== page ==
Gov. Jon Corzine of New Jersey has vowed to veto a legislative provision that would eliminate a requirement that K-12 schools hold commemorative ceremonies or instruction the day before certain holidays, such as Veterans Day and Memorial Day.
“Particularly when our men and women are putting their lives in harm’s way, … making sure our kids understand the sacrifices people have made through Veterans Day and Memorial Day ought to be going on in schools,” he said on a radio talk show last week.
The measure would not prohibit districts and schools from celebrating the holidays or giving students the day off. It is part of a larger bill, which passed both chambers of the legislature unanimously, intended to curb wasteful spending by schools. (“Historic Snubbing or Streamlining?,” Jan. 24, 2007.)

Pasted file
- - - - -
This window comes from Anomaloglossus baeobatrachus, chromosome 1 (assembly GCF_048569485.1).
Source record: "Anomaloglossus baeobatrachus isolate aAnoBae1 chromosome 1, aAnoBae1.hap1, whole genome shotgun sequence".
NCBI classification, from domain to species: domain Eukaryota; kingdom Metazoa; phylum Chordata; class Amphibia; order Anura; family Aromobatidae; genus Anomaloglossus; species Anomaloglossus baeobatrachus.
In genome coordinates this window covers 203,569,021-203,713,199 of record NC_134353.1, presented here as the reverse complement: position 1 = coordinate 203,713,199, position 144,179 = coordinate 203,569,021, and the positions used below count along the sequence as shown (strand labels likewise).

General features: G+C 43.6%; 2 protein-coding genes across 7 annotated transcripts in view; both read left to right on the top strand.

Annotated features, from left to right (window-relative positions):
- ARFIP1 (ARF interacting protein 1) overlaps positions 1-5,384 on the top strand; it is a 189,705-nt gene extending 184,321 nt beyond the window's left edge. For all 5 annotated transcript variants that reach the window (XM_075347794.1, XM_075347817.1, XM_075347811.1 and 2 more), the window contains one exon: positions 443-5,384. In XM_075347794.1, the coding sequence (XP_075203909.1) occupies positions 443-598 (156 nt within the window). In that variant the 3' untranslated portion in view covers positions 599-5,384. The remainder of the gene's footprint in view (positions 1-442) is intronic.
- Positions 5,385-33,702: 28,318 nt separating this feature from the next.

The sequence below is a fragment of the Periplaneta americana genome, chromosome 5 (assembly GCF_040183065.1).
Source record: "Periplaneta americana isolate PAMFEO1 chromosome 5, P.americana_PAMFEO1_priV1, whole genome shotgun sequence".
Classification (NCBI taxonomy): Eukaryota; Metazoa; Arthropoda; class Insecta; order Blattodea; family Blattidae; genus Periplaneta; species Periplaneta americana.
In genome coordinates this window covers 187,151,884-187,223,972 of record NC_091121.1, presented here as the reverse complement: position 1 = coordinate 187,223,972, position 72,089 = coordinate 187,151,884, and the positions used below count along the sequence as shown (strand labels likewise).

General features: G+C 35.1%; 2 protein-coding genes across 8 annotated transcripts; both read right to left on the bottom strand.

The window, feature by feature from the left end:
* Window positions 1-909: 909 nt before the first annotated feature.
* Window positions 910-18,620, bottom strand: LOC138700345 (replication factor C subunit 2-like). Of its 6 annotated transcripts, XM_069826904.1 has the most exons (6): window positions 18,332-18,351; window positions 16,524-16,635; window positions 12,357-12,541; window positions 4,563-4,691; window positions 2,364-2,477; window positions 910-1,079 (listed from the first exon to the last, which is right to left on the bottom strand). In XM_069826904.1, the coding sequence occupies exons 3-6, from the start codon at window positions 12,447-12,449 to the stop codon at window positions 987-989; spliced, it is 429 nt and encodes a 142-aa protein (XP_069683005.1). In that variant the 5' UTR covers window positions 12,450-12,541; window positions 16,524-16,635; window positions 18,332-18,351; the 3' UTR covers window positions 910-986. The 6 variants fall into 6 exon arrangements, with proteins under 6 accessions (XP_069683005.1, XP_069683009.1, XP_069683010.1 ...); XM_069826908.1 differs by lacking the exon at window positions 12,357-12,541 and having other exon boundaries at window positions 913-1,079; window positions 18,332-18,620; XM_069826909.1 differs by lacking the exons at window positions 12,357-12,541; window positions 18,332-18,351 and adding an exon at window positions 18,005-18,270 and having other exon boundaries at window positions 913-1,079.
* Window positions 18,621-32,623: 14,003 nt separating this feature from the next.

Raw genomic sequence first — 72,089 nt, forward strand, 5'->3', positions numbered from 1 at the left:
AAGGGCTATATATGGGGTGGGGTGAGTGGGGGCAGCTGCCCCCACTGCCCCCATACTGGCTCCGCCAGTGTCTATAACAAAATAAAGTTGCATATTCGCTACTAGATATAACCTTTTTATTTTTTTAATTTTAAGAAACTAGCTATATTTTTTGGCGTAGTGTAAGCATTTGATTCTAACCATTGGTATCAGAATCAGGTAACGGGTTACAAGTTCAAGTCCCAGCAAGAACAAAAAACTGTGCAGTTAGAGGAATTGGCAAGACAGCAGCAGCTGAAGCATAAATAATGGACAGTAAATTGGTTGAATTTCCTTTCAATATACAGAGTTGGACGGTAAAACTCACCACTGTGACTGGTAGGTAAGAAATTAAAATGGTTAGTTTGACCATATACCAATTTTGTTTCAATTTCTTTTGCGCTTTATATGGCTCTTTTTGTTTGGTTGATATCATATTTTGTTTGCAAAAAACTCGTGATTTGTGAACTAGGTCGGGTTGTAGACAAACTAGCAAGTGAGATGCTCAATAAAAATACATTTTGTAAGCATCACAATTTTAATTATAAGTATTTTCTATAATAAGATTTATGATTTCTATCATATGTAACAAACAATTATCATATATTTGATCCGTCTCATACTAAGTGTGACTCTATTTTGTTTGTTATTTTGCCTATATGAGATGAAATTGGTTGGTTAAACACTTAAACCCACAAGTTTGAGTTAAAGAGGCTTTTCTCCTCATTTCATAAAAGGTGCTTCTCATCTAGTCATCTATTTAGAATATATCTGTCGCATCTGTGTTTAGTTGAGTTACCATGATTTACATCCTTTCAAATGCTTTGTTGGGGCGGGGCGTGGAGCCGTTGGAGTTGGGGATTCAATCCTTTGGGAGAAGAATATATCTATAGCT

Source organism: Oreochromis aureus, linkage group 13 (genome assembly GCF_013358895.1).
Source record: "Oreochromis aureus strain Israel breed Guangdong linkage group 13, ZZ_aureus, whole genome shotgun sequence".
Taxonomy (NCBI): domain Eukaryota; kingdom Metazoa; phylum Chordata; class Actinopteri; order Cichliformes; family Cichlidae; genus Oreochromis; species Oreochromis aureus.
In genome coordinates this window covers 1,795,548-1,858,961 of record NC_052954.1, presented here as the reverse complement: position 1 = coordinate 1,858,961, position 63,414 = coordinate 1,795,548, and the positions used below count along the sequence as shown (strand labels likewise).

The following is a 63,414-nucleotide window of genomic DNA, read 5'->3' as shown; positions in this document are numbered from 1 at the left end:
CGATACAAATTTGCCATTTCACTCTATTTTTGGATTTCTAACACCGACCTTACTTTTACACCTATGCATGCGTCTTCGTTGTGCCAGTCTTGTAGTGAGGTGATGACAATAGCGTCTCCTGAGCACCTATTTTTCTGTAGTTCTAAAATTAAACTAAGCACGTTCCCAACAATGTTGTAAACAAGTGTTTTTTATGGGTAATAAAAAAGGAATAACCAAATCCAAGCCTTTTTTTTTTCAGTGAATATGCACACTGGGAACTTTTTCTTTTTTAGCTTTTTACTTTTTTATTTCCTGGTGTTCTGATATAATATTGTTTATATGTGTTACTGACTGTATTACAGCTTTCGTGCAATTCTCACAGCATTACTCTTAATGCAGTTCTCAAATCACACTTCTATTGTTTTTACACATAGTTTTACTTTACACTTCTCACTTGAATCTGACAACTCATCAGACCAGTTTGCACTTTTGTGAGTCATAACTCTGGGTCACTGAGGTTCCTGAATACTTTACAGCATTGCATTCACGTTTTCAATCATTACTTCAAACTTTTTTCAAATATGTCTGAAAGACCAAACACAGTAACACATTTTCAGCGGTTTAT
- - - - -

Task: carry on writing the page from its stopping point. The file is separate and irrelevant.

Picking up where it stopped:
Veterans’ groups have been pressuring Gov. Corzine to veto the bill, arguing that schools would cease to commemorate the days without the state mandate.
Should he issue a conditional veto, the bill would be sent back to the legislature for amendment. Brendan Gilfillan, a spokesman for the governor, confirmed late last week that the Democrat planned to issue the veto by early this week.
A version of this article appeared in the January 31, 2007 edition of Education Week